If the outbox is a halfway house for things to occupy while you decide to do with them, then I might be running some bizarre social services system for clutter:
That’s right, I don’t have an outbox, I have outboxes. Plural. The worst part is that I had to move the bins of Christmas decorations out of the way to take this picture. As I was putting them into the closet and rather smugly enjoying the fact that we now have proper, protective containers for our ornaments and wreaths, I looked up and realized that the closet is nearly packed with boxes, bins, and bags of other stuff.
Sure, some of it is useful stuff that’s used infrequently, like our luggage and an air mattress for when guests visit. Some of it is decor that hasn’t been hung up yet. Some of it is stuff that I’ve clung to through moves for sentimental reasons, like old school papers, or because it might be useful eventually, like extra power strips and cords. And some of it…is a complete mystery. I don’t actually know the full extent of the items in our office closet. We’ve only lived here a little over a year, so it’s not as though it’s stuff that’s drifted into the corners and then accumulated over a decade. I put all of these boxes into the closet myself when we moved in. It makes me a little ill to think about how much is in there right now.
Don’t get me wrong, I definitely don’t aspire to minimalism. I respect and sometimes even admire people who choose that path, but after much thought I’ve realized that it’s not my path, at least not right now. As a maker, there are tools and materials that are necessary to making, and there are compelling reasons to have multiples of the same tool, or to (thoughtfully) build a stash of fabric or yarn. But having things in boxes in the closet, where I can’t readily use or enjoy them, isn’t benefiting me. One of my goals, therefore, is to work on getting things that I use out of the closet and into more accessible spaces so that they’re actually to hand when I need them. If there are things in there that I don’t want out on a shelf or in a bookcase, I need to assess whether I’ll ever actually use them, or if I’ve only convinced myself that I might.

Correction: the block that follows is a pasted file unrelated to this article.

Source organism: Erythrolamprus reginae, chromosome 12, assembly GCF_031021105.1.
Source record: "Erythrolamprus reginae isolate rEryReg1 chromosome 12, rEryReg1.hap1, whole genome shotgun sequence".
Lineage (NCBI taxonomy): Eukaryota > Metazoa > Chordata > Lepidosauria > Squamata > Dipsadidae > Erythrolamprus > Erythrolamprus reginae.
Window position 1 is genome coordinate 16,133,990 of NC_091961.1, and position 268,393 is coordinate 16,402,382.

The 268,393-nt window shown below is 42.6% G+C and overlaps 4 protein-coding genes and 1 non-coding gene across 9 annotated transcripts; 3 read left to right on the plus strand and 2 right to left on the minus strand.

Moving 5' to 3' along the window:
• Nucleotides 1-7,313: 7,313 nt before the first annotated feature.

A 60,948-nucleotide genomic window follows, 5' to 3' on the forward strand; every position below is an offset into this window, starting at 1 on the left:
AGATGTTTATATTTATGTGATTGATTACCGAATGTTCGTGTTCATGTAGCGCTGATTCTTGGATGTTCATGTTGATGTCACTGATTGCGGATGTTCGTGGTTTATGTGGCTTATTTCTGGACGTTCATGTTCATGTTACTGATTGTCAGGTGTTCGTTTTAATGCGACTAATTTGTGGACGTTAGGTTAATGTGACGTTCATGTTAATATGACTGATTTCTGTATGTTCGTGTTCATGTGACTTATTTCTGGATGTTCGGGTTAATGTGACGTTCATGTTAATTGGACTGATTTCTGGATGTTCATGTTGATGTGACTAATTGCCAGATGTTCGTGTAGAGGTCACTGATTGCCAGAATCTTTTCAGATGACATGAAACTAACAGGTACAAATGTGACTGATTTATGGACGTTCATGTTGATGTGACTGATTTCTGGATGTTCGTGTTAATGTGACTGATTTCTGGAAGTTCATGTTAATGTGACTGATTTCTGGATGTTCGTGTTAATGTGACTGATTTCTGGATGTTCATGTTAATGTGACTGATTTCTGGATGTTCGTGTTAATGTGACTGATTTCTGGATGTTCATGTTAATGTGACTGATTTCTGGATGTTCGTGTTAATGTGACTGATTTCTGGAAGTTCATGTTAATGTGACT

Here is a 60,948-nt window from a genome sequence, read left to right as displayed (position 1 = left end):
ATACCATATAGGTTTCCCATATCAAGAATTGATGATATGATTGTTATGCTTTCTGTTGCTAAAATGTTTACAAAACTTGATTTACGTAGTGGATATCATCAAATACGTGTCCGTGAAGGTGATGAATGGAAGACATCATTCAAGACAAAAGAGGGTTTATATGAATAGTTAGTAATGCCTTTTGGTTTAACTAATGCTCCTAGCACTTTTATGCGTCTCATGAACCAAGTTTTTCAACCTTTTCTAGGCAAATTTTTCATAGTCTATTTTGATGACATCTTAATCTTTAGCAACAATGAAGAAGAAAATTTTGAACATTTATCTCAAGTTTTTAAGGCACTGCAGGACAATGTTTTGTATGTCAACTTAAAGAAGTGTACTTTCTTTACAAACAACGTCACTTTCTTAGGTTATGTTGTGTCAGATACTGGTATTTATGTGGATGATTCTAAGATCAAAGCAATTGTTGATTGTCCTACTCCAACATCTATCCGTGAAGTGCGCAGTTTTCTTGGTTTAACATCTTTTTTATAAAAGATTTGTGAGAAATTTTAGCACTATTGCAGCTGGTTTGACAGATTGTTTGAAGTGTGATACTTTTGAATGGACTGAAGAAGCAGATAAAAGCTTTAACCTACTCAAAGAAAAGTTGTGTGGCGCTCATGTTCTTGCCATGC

Of course, the idea of moving things out of boxes in the closet to boxes in the corner of the room seems a little silly, but that’s probably only because my biggest hurdle with using an outbox is actually emptying it. It’s easy for me to let it become just another form of storage, rather than a holding tank for things I need to re-evaluate and potentially purge. Luckily, there’s a dedicated day toward the end of the January Cure for emptying the Outbox, so I’m going to force myself to stick to it. It will likely involve trips to multiple locations, since we have clothes, shoes, housewares, and collectibles in varying states of repair. One of the things I plan to look into is textile recycling, since not all of the clothes can be salvaged for thrifting. I’ll report back on any options I can find.
On the sewing front, I went ahead and printed off the free Simplicity pajama pants pattern and started assembling it. (I haven’t finished taping, since I was having trouble getting the pattern lines to match up.) I think it might be a little large:
The smallest size is a 38″ hip, which is drafted with 6-7″ of ease. I get that they’re supposed to be baggy, but wow!
Since the pattern is free and already mostly assembled, I think I’m going to use this as an opportunity to practice shortening the the legs and rise. But when I do finally pick up Love at First Stitch, I’ll probably make the Margot pajamas too, just to compare. And because once I get home from work I live in comfy pants, so it never hurts to have multiple pairs. In fact, my entire lounge wardrobe could probably use an overhaul. Better get to work!